Flight recorders from crashed Ethiopian Airlines plane recovered
- The airline said the investigators have retrieved the Digital Flight Data Recorder (DFDR) and Cockpit Voice Recorder (CVR) of ET302.
- Ethiopian Airlines announced Monday, that it had grounded all its B-737-8 MAX fleet effective March 10, 2019, until further notice.
The flight recorders from the Ethiopian Airlines plane that crashed on Sunday have been recovered, the airline has said.
In a statement on Monday afternoon, the airline said the investigators have retrieved the Digital Flight Data Recorder (DFDR) and Cockpit Voice Recorder (CVR) of ET302.
157 people were killed in the crash, including 32 Kenyans and 17 Ethiopians.
Delegates at the assembly of the UN Environment Programme on Monday at Gigiri, Nairobi observed a minute of silence, in memory of the victims of Ethiopian Airlines Flight ET 302 plane crash.
China’s aviation regulator has already grounded nearly 100 Boeing Co 737 MAX 8 aircraft operated by its airlines, more than a quarter of the global fleet of the jets, after a deadly crash of one of the planes in Ethiopia.
Ethiopian Airlines on Monday also announced it had decided to ground all its B-737-8 MAX fleet effective March 10, 2019, until further notice.
“Although we don’t yet know the cause of the accident, we had to decide to ground the particular fleet as an extra safety precaution,” the airline said.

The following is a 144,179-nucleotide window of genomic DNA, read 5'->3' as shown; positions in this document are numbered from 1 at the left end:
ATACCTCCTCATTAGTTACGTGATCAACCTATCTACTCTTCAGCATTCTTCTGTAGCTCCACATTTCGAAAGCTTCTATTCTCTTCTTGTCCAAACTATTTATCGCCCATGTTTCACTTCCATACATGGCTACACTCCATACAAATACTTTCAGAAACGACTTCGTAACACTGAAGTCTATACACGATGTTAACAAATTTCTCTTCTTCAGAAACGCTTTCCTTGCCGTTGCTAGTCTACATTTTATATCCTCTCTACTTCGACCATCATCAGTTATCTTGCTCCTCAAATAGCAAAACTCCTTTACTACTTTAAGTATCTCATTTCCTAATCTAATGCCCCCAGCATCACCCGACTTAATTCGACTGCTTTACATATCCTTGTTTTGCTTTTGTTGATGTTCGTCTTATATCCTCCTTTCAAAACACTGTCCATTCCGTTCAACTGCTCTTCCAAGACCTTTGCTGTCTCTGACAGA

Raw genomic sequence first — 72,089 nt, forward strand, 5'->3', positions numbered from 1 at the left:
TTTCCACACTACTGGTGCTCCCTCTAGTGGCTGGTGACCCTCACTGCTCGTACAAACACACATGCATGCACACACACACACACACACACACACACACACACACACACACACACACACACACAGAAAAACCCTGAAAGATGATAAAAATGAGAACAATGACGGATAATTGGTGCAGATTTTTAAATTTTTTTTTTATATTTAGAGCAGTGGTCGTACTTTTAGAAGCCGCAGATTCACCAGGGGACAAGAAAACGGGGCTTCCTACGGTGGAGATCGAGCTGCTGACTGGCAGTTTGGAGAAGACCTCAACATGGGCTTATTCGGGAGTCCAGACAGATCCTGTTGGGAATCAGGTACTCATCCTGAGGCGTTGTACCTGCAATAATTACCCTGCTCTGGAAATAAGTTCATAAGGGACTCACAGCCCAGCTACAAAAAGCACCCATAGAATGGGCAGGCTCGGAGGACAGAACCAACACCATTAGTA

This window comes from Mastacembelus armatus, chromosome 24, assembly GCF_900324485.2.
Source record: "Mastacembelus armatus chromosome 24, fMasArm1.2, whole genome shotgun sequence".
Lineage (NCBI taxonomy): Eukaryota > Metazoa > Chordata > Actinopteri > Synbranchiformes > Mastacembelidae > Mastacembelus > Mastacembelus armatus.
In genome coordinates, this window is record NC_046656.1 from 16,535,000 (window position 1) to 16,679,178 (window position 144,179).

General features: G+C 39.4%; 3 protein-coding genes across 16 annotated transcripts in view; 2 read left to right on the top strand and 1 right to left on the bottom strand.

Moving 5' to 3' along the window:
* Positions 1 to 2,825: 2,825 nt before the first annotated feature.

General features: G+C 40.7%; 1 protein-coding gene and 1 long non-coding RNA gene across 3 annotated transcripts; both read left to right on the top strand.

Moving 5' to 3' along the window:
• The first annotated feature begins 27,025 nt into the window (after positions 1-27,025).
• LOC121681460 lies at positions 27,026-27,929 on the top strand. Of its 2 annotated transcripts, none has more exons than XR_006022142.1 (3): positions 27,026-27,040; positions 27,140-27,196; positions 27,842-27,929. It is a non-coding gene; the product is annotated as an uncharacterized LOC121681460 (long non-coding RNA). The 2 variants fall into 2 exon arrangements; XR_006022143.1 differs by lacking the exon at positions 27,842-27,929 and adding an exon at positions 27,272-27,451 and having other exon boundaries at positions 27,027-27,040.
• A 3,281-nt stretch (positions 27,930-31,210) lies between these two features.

A committee comprising of Ethiopian Airlines, Ethiopian Civil Aviation Authority, and Ethiopian Transport Authority has been set up to carry out the investigations.
Flight recorders to be analyzed
Two flight data recorders from Ethiopian Airlines Flight ET302 were found Monday, as airlines around the world began grounding Boeing 737 MAX 8s like the one which crashed Sunday, killing all 157 people on board.
The plane’s Digital Flight Data Recorder (DFDR) and Cockpit Voice Recorder (CVR) were recovered from the wreckage, Ethiopian Airlines said in a statement. They will enable investigators and experts piece together the last moments of the flight and should help explain why the new plane crashed.
Flight ET302 to Nairobi had just taken off from the Ethiopian capital of Addis Ababa Sunday when it reported technical problems and asked for permission to turn back. It crashed shortly after.
With investigations underway, multiple countries have suspended use of Boeing’s new 737 MAX 8 aircraft amid concerns about its safety.
On Monday, The Civil Aviation Administration of China ordered that all domestic Boeing 737 MAX 8 jets be out of the air by 6 p.m. local time, due to its principle of “zero tolerance for safety hazards.”
China has one of the world’s largest fleets of Boeing 737 MAX 8, operating 97 of the planes, according to China’s state-run media.